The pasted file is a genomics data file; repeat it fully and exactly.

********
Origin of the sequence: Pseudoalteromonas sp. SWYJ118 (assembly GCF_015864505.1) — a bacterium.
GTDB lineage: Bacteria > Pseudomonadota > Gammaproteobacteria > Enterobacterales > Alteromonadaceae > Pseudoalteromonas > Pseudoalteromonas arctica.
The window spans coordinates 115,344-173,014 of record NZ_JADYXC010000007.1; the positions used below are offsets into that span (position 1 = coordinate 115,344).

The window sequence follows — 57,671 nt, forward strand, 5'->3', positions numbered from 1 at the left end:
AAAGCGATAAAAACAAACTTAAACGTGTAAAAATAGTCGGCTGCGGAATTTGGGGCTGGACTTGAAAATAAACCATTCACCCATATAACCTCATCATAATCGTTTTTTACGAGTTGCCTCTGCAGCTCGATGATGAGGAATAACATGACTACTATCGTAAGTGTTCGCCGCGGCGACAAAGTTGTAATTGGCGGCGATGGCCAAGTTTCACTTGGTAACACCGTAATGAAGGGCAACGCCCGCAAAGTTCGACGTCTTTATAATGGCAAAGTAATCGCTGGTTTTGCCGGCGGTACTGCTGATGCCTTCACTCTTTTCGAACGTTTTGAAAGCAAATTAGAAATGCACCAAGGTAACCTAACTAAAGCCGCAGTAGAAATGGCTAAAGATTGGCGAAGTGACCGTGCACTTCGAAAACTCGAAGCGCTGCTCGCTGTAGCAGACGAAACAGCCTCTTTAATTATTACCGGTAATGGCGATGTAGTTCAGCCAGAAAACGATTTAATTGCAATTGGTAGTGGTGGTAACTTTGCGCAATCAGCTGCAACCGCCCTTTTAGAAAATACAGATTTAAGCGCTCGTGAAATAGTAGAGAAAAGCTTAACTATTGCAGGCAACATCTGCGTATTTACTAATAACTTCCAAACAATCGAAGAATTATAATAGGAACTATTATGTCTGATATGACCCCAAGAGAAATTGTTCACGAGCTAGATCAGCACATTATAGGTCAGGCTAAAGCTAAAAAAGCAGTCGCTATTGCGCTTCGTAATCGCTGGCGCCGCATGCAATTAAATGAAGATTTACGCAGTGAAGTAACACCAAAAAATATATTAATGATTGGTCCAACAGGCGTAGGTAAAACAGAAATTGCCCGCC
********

Origin of the sequence: Pseudoalteromonas sp. SWYJ118 (assembly GCF_015864505.1) — a bacterium.
GTDB lineage: Bacteria > Pseudomonadota > Gammaproteobacteria > Enterobacterales > Alteromonadaceae > Pseudoalteromonas > Pseudoalteromonas arctica.
The window spans coordinates 115,344-173,014 of record NZ_JADYXC010000007.1; the positions used below are offsets into that span (position 1 = coordinate 115,344).

The window sequence follows — 57,671 nt, forward strand, 5'->3', positions numbered from 1 at the left end:
AAAGCGATAAAAACAAACTTAAACGTGTAAAAATAGTCGGCTGCGGAATTTGGGGCTGGACTTGAAAATAAACCATTCACCCATATAACCTCATCATAATCGTTTTTTACGAGTTGCCTCTGCAGCTCGATGATGAGGAATAACATGACTACTATCGTAAGTGTTCGCCGCGGCGACAAAGTTGTAATTGGCGGCGATGGCCAAGTTTCACTTGGTAACACCGTAATGAAGGGCAACGCCCGCAAAGTTCGACGTCTTTATAATGGCAAAGTAATCGCTGGTTTTGCCGGCGGTACTGCTGATGCCTTCACTCTTTTCGAACGTTTTGAAAGCAAATTAGAAATGCACCAAGGTAACCTAACTAAAGCCGCAGTAGAAATGGCTAAAGATTGGCGAAGTGACCGTGCACTTCGAAAACTCGAAGCGCTGCTCGCTGTAGCAGACGAAACAGCCTCTTTAATTATTACCGGTAATGGCGATGTAGTTCAGCCAGAAAACGATTTAATTGCAATTGGTAGTGGTGGTAACTTTGCGCAATCAGCTGCAACCGCCCTTTTAGAAAATACAGATTTAAGCGCTCGTGAAATAGTAGAGAAAAGCTTAACTATTGCAGGCAACATCTGCGTATTTACTAATAACTTCCAAACAATCGAAGAATTATAATAGGAACTATTATGTCTGATATGACCCCAAGAGAAATTGTTCACGAGCTAGATCAGCACATTATAGGTCAGGCTAAAGCTAAAAAAGCAGTCGCTATTGCGCTTCGTAATCGCTGGCGCCGCATGCAATTAAATGAAGATTTACGCAGTGAAGTAACACCAAAAAATATATTAATGATTGGTCCAACAGGCGTAGGTAAAACAGAAATTGCCCGCC